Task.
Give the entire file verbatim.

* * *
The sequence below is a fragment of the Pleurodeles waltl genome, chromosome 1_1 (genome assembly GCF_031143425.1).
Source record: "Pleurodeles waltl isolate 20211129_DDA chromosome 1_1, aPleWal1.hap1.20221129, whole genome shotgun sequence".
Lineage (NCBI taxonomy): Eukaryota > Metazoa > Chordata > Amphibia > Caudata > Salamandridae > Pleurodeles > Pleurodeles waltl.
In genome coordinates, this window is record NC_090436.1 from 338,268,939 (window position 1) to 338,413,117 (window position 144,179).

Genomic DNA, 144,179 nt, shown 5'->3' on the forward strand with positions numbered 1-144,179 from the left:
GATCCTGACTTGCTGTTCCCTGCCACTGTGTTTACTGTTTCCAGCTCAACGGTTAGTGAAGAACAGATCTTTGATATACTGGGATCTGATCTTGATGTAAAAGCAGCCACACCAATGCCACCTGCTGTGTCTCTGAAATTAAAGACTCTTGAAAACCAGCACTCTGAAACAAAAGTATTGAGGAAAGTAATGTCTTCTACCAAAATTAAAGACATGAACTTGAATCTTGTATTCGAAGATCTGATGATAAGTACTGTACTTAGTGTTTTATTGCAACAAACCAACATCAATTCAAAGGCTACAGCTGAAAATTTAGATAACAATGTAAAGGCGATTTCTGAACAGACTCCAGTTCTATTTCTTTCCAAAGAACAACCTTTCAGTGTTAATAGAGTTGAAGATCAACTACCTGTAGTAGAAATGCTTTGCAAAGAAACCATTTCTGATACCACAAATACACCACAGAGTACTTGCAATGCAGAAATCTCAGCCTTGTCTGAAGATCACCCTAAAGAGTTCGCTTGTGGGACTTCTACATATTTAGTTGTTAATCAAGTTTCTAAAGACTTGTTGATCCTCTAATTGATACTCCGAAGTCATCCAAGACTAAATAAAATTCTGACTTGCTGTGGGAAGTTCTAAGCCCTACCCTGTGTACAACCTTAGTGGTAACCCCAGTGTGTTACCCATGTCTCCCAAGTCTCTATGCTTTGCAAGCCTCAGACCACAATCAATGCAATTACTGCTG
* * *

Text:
The sequence below is a fragment of the Pleurodeles waltl genome, chromosome 1_1 (genome assembly GCF_031143425.1).
Source record: "Pleurodeles waltl isolate 20211129_DDA chromosome 1_1, aPleWal1.hap1.20221129, whole genome shotgun sequence".
Lineage (NCBI taxonomy): Eukaryota > Metazoa > Chordata > Amphibia > Caudata > Salamandridae > Pleurodeles > Pleurodeles waltl.
In genome coordinates, this window is record NC_090436.1 from 338,268,939 (window position 1) to 338,413,117 (window position 144,179).

Genomic DNA, 144,179 nt, shown 5'->3' on the forward strand with positions numbered 1-144,179 from the left:
GATCCTGACTTGCTGTTCCCTGCCACTGTGTTTACTGTTTCCAGCTCAACGGTTAGTGAAGAACAGATCTTTGATATACTGGGATCTGATCTTGATGTAAAAGCAGCCACACCAATGCCACCTGCTGTGTCTCTGAAATTAAAGACTCTTGAAAACCAGCACTCTGAAACAAAAGTATTGAGGAAAGTAATGTCTTCTACCAAAATTAAAGACATGAACTTGAATCTTGTATTCGAAGATCTGATGATAAGTACTGTACTTAGTGTTTTATTGCAACAAACCAACATCAATTCAAAGGCTACAGCTGAAAATTTAGATAACAATGTAAAGGCGATTTCTGAACAGACTCCAGTTCTATTTCTTTCCAAAGAACAACCTTTCAGTGTTAATAGAGTTGAAGATCAACTACCTGTAGTAGAAATGCTTTGCAAAGAAACCATTTCTGATACCACAAATACACCACAGAGTACTTGCAATGCAGAAATCTCAGCCTTGTCTGAAGATCACCCTAAAGAGTTCGCTTGTGGGACTTCTACATATTTAGTTGTTAATCAAGTTTCTAAAGACTTGTTGATCCTCTAATTGATACTCCGAAGTCATCCAAGACTAAATAAAATTCTGACTTGCTGTGGGAAGTTCTAAGCCCTACCCTGTGTACAACCTTAGTGGTAACCCCAGTGTGTTACCCATGTCTCCCAAGTCTCTATGCTTTGCAAGCCTCAGACCACAATCAATGCAATTACTGCTG